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With empty stores in Dupont Circle and Cleveland Park, Starwood Urban Investments is redefining window shopping.

Back in October, Starwood Urban Investments realized it had a problem: The properties it had purchased on a block of Connecticut Avenue north of Dupont Circle had been lying idle for more than two years, and neighborhood residents were complaining about the resulting eyesore.

The company’s solution? Really nice graffiti.

As part of its Project for the Arts, which Starwood began “to showcase and promote artists in retail windows and buildings…that are temporarily vacant,” the company commissioned an impressive mural that made the space less visually assaulting. The graffiti, spread along the 1700 block of Connecticut Avenue NW, did not change the fact that the thriving, locally owned small businesses that Starwood had kicked out—which included a dance studio, a newsstand, and an antiques/ collectibles store—still had not been replaced.

“It’s terrible that they haven’t done anything,” says Elia Fuentes-Dumas, whose business, Glorious Revivals, was one of those forced to close after Starwood bought the property. “We live in a neighborhood with half a block boarded up,” she says, adding that the company has ignored her complaints. “They aren’t concerned with development in the city—they just want to make money for their investors.”

That, of course, is what companies do. A financial giant that owns properties up and down the East Coast, Starwood proclaims its mission as “to create value in overlooked properties and untapped or emerging urban markets.” The company purchases properties in areas it deems up-and-coming and then tries to attract prestigious national chains and restaurants that will pay significantly higher rents than the previous tenants, usually local small businesses.

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“Theoretically, someone like Starwood coming in could be a terrific thing,” says Doug Loescher, assistant director of the National Main Street Center, a commercial-revitalization group. “We know the vitality of a commercial district relies on a mix of local and national businesses. If you fight to keep national retailers out of your neighborhoods, they’ll pop up somewhere else, and people will go to them.” He cautions, however, that “groups like Starwood require the assemblage of a large number of properties and their development all at the same time—neighborhoods obviously lose some element of control.”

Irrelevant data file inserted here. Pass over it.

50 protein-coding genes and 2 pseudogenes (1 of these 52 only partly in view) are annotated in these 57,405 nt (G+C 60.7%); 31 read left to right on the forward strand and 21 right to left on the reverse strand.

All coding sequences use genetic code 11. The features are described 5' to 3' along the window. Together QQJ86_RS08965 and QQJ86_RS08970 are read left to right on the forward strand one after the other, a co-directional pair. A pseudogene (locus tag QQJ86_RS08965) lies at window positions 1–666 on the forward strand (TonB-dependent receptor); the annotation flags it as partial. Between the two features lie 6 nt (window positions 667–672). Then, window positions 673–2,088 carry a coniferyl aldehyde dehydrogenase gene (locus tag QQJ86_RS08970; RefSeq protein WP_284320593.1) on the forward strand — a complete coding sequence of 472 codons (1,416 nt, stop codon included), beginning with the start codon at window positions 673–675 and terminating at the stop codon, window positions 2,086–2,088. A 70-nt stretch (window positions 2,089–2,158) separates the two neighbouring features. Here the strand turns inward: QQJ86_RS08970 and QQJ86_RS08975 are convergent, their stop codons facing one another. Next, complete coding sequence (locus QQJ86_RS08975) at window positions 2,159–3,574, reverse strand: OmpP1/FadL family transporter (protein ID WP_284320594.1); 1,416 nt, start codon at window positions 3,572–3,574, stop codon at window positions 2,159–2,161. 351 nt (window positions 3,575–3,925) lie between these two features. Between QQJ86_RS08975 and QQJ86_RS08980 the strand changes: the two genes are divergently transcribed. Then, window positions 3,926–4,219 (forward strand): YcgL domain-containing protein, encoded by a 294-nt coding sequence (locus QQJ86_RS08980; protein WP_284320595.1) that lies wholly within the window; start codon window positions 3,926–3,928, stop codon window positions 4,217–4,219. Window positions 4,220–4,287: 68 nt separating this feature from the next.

As Starwood has learned, local residents don’t usually take this loss of control lightly. When the company purchased a row of commercial buildings on Connecticut Avenue in Cleveland Park two years ago, residents feared that local businesses were going to be replaced by national chain stores and restaurants. The situation grew so tense that Starwood CEO John Richmond was forced to attend a special meeting to answer the questions and deflect the criticism of more than 150 locals.

“This is a neighborhood shopping area,” says Ann Loikow, vice president of the Cleveland Park Citizens Association. “People don’t want to see companies like Starwood price all of the neighborhood retail out of the area.”

Worried about that possibility, local residents enacted a commercial overlay that outlawed the opening of new restaurants in the area. The overlay left Starwood, which had recently completed renovations to the properties, with limited prospects in attracting tenants. Restaurants are critical to companies like Starwood, because they pay high rents and anchor large retail areas.